Bronze statues of little girls symbolizing wartime sex slaves during Japanese colonial era are multiplying across South Korea, as the historic issue, a long-standing thorn in Seoul-Tokyo relations, remains unsolved more than half a century on.
A miniature “comfort woman” statue inside a high school classroom in Incheon. (Okyrun Girls’ High School)
South Korean activists and supporters try to ensure, with the statues, that Japan’s World War II sexual enslavement of an estimated 200,000 mostly Korean and Chinese “comfort women” is remembered. But the Japanese government sees them as symbols of hatred and a blatant rejection of the “final and irrevocable resolution” reached between the two governments in 2015.
According to civic group Korean Council for the Women Drafted for Military Sexual Slavery by Japan, there are approximately 55 such statues nationwide as of January. Statues have been put in four foreign countries -- the US, Canada, Australia and China.
The first statue, 130 centimeters tall, was erected in front of the Japanese embassy in Seoul in December 2011. It soon became the prototype for many of her sisters that followed. It was unveiled to mark the 1000th “Wednesday Demonstration” -- weekly protests held by surviving victims outside the Japanese Embassy in Jongno, central Seoul, since 1992.
Efforts to honor the victims – many of them have since died – were at first pushed by a few activists, but in recent years they have become more of a grassroots movement.
At Ewha Girls’ High School in central Seoul, an after-school history club is quietly carrying out its goal of distributing 100 miniature comfort women statues to 100 schools in South Korea since the spring of 2015.
The 24-member club arranged for the schools to pay 500,000 won ($438) to Kim Seo-kyung and Kim Woon-sung, the sculptors behind the original comfort women statue. The duo would then make 1-meter replicas of their design for the schools.
According to the club, the money was raised through organized fundraising by a body of students in each school wishing to place the statue in their respective campuses.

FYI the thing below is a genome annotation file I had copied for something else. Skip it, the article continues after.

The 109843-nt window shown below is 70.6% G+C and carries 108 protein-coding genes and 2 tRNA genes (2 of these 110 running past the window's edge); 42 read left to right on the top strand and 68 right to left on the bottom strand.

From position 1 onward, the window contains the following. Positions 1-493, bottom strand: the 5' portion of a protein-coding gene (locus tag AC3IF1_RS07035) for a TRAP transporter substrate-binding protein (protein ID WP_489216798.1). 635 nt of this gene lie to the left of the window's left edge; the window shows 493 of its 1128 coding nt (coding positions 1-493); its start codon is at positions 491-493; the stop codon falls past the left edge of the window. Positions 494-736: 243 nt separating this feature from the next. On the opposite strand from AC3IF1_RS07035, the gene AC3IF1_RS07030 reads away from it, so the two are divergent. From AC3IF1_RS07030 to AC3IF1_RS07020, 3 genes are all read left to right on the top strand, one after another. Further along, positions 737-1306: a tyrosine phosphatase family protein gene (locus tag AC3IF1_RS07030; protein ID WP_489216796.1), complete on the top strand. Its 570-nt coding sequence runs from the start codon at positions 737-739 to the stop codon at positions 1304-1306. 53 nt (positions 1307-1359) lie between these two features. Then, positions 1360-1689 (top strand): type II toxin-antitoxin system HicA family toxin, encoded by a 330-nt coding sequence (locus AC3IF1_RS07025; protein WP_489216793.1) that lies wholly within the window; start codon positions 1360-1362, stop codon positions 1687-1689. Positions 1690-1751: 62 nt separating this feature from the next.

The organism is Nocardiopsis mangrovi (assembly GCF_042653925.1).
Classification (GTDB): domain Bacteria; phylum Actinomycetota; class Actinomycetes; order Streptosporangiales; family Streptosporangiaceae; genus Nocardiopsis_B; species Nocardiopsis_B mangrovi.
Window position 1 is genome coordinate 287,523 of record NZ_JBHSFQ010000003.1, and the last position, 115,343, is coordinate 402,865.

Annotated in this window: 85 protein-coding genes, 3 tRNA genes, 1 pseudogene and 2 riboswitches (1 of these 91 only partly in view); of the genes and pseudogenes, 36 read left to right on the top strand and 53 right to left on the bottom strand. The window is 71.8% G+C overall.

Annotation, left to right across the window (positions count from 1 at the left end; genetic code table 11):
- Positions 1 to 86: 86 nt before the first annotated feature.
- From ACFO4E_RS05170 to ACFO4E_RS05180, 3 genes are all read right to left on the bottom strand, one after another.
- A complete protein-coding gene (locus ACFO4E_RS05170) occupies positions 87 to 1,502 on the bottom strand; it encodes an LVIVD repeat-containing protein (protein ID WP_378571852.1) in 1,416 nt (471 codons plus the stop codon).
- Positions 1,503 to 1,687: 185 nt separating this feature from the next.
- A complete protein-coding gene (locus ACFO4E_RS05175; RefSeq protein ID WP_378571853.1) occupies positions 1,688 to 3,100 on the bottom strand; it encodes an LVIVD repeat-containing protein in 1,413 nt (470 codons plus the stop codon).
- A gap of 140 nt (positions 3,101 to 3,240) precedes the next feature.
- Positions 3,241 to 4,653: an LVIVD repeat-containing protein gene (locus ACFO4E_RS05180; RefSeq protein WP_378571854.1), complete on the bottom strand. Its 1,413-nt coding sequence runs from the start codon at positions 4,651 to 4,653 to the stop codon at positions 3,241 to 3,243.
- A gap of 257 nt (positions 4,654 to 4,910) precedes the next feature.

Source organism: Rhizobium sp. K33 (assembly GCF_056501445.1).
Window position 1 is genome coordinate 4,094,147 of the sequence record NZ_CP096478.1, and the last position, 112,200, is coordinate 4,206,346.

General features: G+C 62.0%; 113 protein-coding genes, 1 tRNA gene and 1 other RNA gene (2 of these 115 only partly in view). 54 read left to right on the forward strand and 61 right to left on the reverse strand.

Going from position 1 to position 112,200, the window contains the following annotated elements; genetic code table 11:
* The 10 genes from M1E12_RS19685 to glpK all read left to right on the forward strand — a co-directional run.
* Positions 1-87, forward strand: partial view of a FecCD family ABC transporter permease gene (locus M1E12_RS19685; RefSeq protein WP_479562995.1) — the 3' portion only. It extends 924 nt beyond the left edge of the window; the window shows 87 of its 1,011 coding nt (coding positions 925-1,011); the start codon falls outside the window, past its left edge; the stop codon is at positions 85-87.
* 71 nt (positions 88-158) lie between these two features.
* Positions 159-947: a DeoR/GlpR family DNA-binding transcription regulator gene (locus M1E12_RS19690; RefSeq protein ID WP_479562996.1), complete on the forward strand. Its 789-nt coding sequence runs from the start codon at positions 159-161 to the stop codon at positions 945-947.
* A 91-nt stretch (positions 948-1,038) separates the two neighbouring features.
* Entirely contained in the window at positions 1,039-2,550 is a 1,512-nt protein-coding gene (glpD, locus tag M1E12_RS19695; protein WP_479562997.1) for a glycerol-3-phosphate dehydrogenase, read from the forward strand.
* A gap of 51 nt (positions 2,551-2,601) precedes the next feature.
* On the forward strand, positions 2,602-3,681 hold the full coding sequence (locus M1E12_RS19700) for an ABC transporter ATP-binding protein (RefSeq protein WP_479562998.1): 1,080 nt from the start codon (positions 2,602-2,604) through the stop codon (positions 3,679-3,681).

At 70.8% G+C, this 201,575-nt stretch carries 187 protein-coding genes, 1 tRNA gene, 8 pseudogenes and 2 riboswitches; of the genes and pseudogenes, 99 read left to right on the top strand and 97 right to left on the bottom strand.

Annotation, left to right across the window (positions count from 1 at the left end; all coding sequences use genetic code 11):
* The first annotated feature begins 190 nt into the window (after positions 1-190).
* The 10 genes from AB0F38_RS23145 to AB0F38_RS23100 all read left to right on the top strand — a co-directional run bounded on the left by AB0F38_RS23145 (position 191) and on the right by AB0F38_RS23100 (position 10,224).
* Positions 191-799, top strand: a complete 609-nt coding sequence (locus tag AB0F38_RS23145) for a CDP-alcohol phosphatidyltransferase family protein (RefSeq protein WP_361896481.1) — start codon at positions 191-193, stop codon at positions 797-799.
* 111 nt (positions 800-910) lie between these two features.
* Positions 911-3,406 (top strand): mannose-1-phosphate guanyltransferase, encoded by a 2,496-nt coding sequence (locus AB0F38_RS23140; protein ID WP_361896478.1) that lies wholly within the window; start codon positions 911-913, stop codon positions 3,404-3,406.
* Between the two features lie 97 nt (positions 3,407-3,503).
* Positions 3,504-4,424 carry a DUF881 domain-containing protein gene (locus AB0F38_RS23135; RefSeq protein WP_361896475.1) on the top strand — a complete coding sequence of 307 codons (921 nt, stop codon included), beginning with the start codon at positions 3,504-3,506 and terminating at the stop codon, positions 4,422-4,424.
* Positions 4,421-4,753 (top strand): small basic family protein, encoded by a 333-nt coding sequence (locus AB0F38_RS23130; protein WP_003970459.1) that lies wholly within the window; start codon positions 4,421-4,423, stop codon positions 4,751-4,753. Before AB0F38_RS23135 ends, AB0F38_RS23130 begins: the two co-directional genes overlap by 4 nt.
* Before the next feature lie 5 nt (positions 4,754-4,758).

When the project started, the members were enthusiastic, but had doubts about meeting their target of 100 orders. This June, the students were busy filing more than 100 requests from schools across the nation.
“The club plans to continue the project until the number of orders reach 239 -- the number of government-registered World War II sexual slavery victims in Korea,” Seong Hwan-cheol, 41-year-old history teacher and club supervisor told The Korea Herald.
“The project is meaningful for these students because they rarely find opportunities to act out their beliefs and this is a healthy means of expression for them.”
“I personally believe Japan should follow the suit of Germany and try to devise a more long-term effort in dealing with issues left behind by the war.”
The comfort women statues, however, have put more strain on the diplomatic relations between Seoul and Tokyo.
In January, Japan recalled its ambassador to South Korea, Yasumasa Nagamine and consul general in Busan, Yasuhiro Morimoto, in protest after a statue was installed outside the Japanese consulate in Busan. Both high-ranking officials returned to Seoul in April, but the unprecedented move had already caused an uproar in South Korea.
“The Japanese government finds this situation extremely regrettable,” Yoshihide Suga, chief cabinet secretary to Abe, said during a press conference in Tokyo after the installation of the Busan statue was announced.
The waves even reached the economic sector as Japan halted talks on a currency swap to stabilize exchange rates, along with other high-level economic talks.
Shin Yool, a social science professor at Myongji University, said that the relationship between the comfort women statues and the diplomatic circumstances surrounding Seoul and Tokyo is a complicated one.
“Japan will continue to side-eye the spread of comfort women statues, but is also reluctant to make a bold threat because of the sensitivity of the current security issues with North Korea,” he told The Korea Herald.
“The statues represent Japan’s reluctance to issue a sincere apology. History won’t just disappear into thin air because they refuse to acknowledge it.”
The comfort women issue is likely to emerge as the top diplomatic issue between the two countries soon, as the new Moon Jae-in administration seeks to undo the 2015 deal, citing “widespread public disapproval.”
A “comfort woman” statue outside the Japanese Embassy in Jongno, central Seoul. (Yonhap)
In their first meeting last month on the sidelines of the Group of 20 summit in Hamburg, President Moon and Japanese Prime Minister Shinzo Abe expressed their wish to lubricate cross-border exchanges, but refused to let their guards down on the controversial issue.
Abe suggested Seoul to implement the bilateral agreement, where Japan tried to bury the old hatchet by providing a compensation of 1 billion yen ($9 million) to South Korean victims.
Moon responded by saying, “We have to acknowledge the fact that the majority of our people find it emotionally difficult to accept (the deal).”
On Monday, Seoul’s Foreign Ministry formed a task force team to review the 2015 deal and its negotiation process. The government is also planning to designate a national memorial day to remember the victims.
By Jung Min-kyung (email@example.com